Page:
Reliable bonding reduces the risk of delamination through thermal stresses. The tried-and-tested way of achieving a good, reliable bond is to ensure that the copper is sufficiently rough to promote adhesion to the epoxy resin in the prepreg material. As materials and bonding technology improves, the copper surfaces can be made increasingly flatter and still achieve the desired reliability. In the future, new bonding methods—some already here but still on the high-priced side of the equation— may allow extremely flat copper to bond reliably. Meanwhile, as the industry is heading down the road of “smoother” copper, there is still a need to model the effects of a rough surface on signal transmission.
Models and Methods
There are four or five primary methods for modelling signal losses owing to roughness, depending on how you interpret them. Hammerstad and Groisse are legacy methods, but still valid at the low GHz range. Hammerstad was developed around World War II to calculate the losses caused by machining grooves in early radar systems. Groisse extends the frequency capability a little higher. But if you are pushing into the high GHz, then these legacy models soon start to saturate, and they will both under-predict the contribution that surface roughness makes to loss. Newer methods (of the last decade or two) perform to much higher frequencies and correlate well with measurement systems.
Huray modelling describes the dendritic surface of the copper as small pyramids of copper balls. Using a scanning electron microscope (SEM), the SI engineer can enter the ball count, area, and number of balls in area to prime the Huray model. If this seems a little tedious and only for academics with time on their hands, there is a welcome answer. Bert Simonovich of Lamsim Enterprises has a paper which describes a preprocessor which takes the matte and drum side’s Rz roughness measurement and, as if by magic, generates a set of Huray parameters. This saves us a lot of time and effort with analysing SEM images.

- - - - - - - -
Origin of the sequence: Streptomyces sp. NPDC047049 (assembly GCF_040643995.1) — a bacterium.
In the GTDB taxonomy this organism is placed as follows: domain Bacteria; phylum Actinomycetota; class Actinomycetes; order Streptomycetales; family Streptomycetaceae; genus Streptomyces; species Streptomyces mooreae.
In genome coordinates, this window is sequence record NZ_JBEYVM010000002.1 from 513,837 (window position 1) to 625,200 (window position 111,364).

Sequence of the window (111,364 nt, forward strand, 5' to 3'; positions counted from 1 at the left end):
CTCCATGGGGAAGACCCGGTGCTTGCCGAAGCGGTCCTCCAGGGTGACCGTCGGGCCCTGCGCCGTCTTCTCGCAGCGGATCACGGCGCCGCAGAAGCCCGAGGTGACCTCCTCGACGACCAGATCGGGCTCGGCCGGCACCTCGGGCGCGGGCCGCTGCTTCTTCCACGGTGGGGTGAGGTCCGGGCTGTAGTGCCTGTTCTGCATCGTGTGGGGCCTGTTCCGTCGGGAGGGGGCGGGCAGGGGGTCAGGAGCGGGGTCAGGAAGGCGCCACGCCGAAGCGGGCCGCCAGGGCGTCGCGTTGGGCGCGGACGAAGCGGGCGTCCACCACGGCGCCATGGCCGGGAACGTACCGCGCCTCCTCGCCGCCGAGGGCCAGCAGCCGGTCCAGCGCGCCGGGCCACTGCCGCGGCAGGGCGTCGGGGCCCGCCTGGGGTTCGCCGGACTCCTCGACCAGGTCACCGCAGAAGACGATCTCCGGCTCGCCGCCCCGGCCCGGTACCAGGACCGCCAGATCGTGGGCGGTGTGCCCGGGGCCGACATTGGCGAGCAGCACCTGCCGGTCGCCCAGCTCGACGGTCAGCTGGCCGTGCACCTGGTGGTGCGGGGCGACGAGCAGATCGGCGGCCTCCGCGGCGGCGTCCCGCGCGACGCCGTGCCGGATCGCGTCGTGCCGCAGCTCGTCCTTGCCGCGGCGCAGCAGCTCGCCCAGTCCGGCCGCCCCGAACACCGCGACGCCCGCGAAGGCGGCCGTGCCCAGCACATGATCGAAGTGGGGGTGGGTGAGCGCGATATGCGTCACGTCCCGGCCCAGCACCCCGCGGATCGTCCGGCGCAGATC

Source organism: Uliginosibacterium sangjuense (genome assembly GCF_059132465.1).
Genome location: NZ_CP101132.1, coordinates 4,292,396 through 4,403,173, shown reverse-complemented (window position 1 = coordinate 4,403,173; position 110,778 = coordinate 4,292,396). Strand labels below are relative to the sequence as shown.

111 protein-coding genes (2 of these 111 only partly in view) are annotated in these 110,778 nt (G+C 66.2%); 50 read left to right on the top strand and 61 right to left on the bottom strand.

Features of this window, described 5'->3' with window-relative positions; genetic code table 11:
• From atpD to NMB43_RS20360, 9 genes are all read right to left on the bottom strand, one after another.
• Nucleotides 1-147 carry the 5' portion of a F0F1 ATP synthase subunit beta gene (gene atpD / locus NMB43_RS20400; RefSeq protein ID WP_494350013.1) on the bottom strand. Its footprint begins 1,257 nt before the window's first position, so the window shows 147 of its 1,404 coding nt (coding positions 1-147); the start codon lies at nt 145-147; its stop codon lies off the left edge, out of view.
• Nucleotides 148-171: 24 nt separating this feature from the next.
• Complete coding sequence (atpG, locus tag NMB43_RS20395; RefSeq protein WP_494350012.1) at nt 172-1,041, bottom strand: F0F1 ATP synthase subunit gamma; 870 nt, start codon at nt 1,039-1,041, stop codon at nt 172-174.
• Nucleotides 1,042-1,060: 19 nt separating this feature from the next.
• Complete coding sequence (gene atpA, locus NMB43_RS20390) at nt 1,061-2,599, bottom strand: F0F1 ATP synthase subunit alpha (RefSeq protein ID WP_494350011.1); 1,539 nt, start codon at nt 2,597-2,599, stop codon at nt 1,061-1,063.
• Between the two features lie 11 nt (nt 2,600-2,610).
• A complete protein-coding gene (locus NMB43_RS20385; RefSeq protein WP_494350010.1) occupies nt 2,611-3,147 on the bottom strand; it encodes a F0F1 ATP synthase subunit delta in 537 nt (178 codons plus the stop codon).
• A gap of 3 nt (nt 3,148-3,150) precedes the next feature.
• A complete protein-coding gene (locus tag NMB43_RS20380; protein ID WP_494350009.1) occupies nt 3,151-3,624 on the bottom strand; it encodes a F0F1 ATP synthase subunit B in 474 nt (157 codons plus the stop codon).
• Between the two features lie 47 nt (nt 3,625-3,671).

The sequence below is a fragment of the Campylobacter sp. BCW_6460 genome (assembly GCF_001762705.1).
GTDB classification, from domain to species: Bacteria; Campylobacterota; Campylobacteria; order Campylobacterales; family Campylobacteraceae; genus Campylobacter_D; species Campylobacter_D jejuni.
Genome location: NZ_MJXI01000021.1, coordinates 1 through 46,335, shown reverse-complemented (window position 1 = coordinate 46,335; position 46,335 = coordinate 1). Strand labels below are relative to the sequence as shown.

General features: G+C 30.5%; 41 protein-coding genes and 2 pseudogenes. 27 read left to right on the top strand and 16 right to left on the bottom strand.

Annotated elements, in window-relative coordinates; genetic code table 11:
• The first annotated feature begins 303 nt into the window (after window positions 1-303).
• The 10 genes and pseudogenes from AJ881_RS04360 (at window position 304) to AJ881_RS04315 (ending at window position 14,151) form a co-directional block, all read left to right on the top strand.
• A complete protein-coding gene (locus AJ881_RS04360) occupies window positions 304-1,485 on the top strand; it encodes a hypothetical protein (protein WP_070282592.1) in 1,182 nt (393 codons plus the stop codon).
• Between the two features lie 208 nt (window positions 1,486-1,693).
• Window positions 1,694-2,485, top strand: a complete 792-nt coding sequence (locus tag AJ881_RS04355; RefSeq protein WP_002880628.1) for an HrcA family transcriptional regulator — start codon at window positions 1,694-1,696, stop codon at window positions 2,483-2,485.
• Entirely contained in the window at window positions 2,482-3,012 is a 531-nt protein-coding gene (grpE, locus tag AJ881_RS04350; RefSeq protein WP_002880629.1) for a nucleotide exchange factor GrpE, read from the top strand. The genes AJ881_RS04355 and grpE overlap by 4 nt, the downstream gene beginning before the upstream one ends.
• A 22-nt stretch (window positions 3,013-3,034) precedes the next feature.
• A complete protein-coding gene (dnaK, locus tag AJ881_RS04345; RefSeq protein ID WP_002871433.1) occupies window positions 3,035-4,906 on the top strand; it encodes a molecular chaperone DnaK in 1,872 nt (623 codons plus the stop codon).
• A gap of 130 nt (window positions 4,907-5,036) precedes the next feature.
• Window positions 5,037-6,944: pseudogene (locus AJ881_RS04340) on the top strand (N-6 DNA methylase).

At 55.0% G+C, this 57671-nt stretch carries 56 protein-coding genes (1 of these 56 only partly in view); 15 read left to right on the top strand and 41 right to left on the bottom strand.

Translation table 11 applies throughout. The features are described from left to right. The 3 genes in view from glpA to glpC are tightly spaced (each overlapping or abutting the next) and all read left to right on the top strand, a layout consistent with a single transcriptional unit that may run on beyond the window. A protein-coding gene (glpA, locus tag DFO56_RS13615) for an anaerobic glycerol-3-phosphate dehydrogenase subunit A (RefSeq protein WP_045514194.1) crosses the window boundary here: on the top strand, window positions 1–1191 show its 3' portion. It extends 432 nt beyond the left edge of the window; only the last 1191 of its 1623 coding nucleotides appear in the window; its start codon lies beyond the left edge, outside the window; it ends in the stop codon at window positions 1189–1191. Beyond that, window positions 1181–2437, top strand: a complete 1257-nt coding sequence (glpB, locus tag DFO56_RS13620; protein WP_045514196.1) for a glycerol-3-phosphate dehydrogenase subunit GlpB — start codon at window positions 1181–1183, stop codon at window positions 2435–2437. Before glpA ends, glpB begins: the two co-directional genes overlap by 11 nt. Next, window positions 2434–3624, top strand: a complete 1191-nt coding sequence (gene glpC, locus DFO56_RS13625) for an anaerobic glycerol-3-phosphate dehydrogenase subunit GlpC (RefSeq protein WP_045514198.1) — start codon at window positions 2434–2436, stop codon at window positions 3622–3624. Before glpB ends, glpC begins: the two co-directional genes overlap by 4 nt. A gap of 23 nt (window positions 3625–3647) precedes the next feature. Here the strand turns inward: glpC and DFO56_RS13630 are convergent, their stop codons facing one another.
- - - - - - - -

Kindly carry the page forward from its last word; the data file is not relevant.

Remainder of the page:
The second relatively recent method for modelling is the gradient method. Its authors propose that rather than model the detail of the surface, that the interface between the copper and the dielectric be treated as a gradient where the characteristics blend from pure conductor to pure dielectric over the RMS (Rq) roughness of the surface. Papers on the gradient method propose that not only does this model help the effects of roughness on loss but also takes quite good care of the effects of roughness on phase.
Are You a Snowball or a Ski Slope?
The two modern methods take a different approach to roughness modelling with Huray comparing and modelling the surface topology as small stacks of snowballs (further simplified by Bert Simonovich with his Cannonball Huray method). The gradient method offers a “ski slope” down from the pure conductivity of copper, through a blended zone of decreasing conductivity, until the rough surface ends in pure dielectric material. Huray takes data analysed from an SEM to model the roughness. The Cannonball method uses commonly available Rz roughness data, and the gradient method uses RMS (Rq) roughness data.